In other words, he takes Garfield out of the strip and gets something almost as funny as the original...

Wednesday, January 21, 2009

Standardized grades

I had a troubling conversation with a junior colleague this afternoon. He will be teaching Intro Micro this spring for the first time and he came by to ask me how I usually assign grades; that is, whether I use the traditional cut-offs (95+=A, 90-95=A-, etc.), or if I curve, or use some other system. I said that I start with the traditional cut-offs and then curve up if my average is 'too low', which I deem anything below around 78%. If I do make any adjustments, it's generally to help students at the lower end of the distribution, rather than making sure there are a certain number of As, Bs, etc. But my department likes for us to keep our class averages in the C+ range (2.3-2.5-ish) so if my class average ends up "too high" then I won't curve at all.

I don't know if other departments do this (try to make sure class averages fall in a certain range), but the way it was explained to me was that we don't want students to think that certain professors are 'easier' than others. Personally, I've always had mixed feelings about it; on the one hand, I can understand and appreciate that this policy helps ward off grade inflation or professors "buying" good evaluations with easy classes and higher grades (if you want to debate whether that's a real concern, that's a whole other post). On the other hand, suppose you have someone who is a really good teacher so his students actually learn what he intends for them to learn and therefore, they do well in the class. This is supposedly why we look at more than just teaching evaluations in the RTP (retention, tenure and promotion) process but I've been in more than one meeting where someone's good evaluations have been questioned because the accompanying class GPA was 'too high'. As one colleague has put it: if someone has high evaluations and low grades, or if someone has low evaluations and high grades, then that tells you something, but how can you know what it means when someone has high evals and high grades or low evals and low grades?

But more troubling is that this is not a formal department policy, written down somewhere and given to new faculty; it's just an informal, unstated kind of thing that people are somehow supposed to know. And of course, my young colleague was not aware of it. As we continued talking, he asked if there is a similar expectation about upper-division classes and when I said yes, I could tell he was upset. Turns out that in the fall semester, he curved the grades in his intermediate theory course up to a B+! Now, I really wanted to ask what in the world made him think that B+ should be an "average" grade but I can't remember where he went to undergrad or graduate school and I know there are places where that would be perfectly normal. The bigger problem is that next year during his review, I know there are many in my department who will discount his evaluations for that course. I told him that I will help him figure out a way to address it in his narrative statement but it sucks that he now has to worry about this.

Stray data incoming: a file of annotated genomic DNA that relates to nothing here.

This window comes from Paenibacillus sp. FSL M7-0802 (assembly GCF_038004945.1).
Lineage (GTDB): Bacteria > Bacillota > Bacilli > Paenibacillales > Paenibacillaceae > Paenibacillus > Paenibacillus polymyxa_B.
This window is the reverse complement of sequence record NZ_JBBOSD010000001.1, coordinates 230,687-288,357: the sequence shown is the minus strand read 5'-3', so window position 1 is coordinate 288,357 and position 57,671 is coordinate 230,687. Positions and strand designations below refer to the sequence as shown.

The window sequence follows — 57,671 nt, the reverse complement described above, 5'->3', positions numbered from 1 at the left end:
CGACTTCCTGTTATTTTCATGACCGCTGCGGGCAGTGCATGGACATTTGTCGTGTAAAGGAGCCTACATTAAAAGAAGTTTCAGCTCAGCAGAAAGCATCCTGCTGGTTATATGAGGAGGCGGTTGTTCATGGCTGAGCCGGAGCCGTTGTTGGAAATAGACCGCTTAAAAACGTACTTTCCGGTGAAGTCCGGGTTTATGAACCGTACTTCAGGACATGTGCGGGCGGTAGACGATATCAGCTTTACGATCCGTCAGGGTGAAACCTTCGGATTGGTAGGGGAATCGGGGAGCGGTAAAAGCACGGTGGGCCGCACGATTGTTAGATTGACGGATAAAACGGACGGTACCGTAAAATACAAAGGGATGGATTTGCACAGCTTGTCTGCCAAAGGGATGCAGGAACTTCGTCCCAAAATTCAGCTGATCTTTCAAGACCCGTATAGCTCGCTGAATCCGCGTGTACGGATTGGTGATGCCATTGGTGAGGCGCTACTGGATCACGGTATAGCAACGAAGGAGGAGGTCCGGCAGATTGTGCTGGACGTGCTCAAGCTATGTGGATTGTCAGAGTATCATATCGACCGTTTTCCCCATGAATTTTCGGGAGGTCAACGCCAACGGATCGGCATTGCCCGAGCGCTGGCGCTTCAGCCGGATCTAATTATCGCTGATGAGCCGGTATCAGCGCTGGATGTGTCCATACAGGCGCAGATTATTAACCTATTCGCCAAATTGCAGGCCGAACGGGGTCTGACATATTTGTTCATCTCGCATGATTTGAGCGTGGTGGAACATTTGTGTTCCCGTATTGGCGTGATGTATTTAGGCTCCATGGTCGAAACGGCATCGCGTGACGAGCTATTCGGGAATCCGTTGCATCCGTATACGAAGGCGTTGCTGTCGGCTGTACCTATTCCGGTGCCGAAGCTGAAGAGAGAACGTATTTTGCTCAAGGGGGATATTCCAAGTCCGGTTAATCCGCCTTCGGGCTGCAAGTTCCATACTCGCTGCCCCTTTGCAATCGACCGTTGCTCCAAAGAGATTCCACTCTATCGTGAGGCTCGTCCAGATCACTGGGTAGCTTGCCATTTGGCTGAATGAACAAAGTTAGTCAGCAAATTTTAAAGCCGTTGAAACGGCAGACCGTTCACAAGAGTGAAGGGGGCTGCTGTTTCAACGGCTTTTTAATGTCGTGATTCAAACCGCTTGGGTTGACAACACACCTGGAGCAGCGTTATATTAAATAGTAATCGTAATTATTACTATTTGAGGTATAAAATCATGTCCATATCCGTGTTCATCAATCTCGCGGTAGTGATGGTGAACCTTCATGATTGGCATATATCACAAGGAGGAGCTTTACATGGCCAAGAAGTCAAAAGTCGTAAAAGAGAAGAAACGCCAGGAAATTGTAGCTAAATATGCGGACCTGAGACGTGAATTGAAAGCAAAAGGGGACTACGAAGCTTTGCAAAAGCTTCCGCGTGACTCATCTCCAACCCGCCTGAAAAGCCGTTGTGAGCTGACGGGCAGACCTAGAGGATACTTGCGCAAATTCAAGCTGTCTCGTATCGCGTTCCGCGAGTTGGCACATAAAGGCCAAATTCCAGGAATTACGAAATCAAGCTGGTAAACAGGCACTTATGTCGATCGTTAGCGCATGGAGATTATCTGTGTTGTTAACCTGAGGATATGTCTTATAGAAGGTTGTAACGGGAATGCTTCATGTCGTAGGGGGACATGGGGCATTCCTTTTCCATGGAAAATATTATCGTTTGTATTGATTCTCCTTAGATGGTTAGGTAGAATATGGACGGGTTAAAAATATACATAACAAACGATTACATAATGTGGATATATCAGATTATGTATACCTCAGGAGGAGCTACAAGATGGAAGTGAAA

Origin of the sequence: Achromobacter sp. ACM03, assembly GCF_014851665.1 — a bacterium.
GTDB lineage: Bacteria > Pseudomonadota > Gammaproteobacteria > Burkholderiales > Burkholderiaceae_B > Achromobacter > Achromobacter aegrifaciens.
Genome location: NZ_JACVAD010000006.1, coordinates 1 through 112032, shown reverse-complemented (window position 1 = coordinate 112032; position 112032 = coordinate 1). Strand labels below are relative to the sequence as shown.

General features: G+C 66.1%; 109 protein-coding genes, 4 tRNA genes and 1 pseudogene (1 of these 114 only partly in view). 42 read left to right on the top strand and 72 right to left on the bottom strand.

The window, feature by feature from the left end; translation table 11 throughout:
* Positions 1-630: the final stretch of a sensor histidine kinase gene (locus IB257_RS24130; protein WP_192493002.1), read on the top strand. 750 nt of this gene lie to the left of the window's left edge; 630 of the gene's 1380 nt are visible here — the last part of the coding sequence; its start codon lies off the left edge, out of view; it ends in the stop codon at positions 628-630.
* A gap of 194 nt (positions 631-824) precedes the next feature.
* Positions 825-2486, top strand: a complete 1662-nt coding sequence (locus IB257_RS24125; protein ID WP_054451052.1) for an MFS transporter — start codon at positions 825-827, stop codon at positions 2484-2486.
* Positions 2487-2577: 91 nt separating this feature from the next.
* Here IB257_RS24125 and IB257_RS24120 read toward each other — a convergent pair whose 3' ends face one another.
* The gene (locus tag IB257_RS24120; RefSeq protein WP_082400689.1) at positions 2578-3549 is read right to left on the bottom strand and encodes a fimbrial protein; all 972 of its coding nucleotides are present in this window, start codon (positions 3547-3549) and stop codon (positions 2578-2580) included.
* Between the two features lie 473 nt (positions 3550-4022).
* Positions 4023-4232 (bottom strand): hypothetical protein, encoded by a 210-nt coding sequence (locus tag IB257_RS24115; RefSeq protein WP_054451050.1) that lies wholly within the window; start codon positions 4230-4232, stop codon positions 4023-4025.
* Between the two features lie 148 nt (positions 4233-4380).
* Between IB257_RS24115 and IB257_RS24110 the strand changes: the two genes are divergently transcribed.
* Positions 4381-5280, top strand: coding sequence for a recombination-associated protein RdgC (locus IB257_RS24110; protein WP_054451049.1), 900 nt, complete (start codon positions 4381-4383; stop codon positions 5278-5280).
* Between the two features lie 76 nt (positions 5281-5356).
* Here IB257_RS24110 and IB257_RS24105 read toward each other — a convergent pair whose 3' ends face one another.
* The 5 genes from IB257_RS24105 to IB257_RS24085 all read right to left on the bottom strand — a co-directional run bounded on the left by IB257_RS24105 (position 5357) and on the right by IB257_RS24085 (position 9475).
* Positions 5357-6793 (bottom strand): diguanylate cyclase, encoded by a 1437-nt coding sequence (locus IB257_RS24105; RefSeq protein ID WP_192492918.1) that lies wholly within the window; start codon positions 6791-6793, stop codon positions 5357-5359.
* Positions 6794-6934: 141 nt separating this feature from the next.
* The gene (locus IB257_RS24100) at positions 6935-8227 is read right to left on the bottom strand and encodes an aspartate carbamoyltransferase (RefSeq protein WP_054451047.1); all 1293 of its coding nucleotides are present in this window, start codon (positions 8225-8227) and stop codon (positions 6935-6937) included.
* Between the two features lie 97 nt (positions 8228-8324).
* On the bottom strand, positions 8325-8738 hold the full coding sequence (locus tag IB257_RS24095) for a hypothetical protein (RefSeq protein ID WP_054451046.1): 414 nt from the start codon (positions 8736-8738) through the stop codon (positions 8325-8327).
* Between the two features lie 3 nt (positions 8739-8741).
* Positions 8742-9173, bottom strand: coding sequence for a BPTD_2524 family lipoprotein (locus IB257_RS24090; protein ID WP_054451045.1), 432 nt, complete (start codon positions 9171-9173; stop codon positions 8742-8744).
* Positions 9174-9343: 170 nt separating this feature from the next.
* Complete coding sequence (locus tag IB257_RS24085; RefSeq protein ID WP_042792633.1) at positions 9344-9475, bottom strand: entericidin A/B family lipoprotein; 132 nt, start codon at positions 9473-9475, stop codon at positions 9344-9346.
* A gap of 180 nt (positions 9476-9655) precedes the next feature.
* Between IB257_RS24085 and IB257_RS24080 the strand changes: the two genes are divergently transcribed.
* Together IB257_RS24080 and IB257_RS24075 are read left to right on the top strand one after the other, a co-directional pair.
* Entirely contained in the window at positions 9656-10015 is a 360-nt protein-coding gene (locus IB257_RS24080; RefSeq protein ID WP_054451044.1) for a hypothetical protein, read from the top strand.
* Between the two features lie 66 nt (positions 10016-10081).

I'm curious if other departments have similar policies. If yours does, how is it communicated to new faculty?

Tuesday, January 20, 2009

An Historic Day

I'm O.D.'ing on inaugural coverage but wanted to take a quick minute to highlight a couple quotes from Obama's speech. The talking heads keep saying that his speech didn't have any "Think not what your country can do for you" moments but there were a couple lines that I really hope people will keep repeating. One was "The question we ask today is not whether our government is too big or too small, but whether it works." Another was "Nor is the question before us whether the market is a force for good or ill. Its power to generate wealth and expand freedom is unmatched, but this crisis has reminded us that without a watchful eye, the market can spin out of control." These quotes will be the perfect introduction for the lecture where I start talking about market failure and the role of government in improving market outcomes.

What a day!

Sunday, January 18, 2009

Realistic expectations

Thinking about my resolution to stop trying to be perfect, I was browsing in the self-help section at Borders (yes, I'm perfectly willing to admit it). Like many academics, I seem to believe that the answers to any question must be in a book somewhere; it is just a matter of finding it. So I was looking for some advice about how to create more balance in my life. I can't remember the title of the book but at some point, I read a description of burnout that really resonated with me - the author basically described burnout as occurring when people have unrealistically high expectations of success. When those expectations are not met, they work harder but that just leads to more frustration and then disillusionment, loss of motivation, boredom.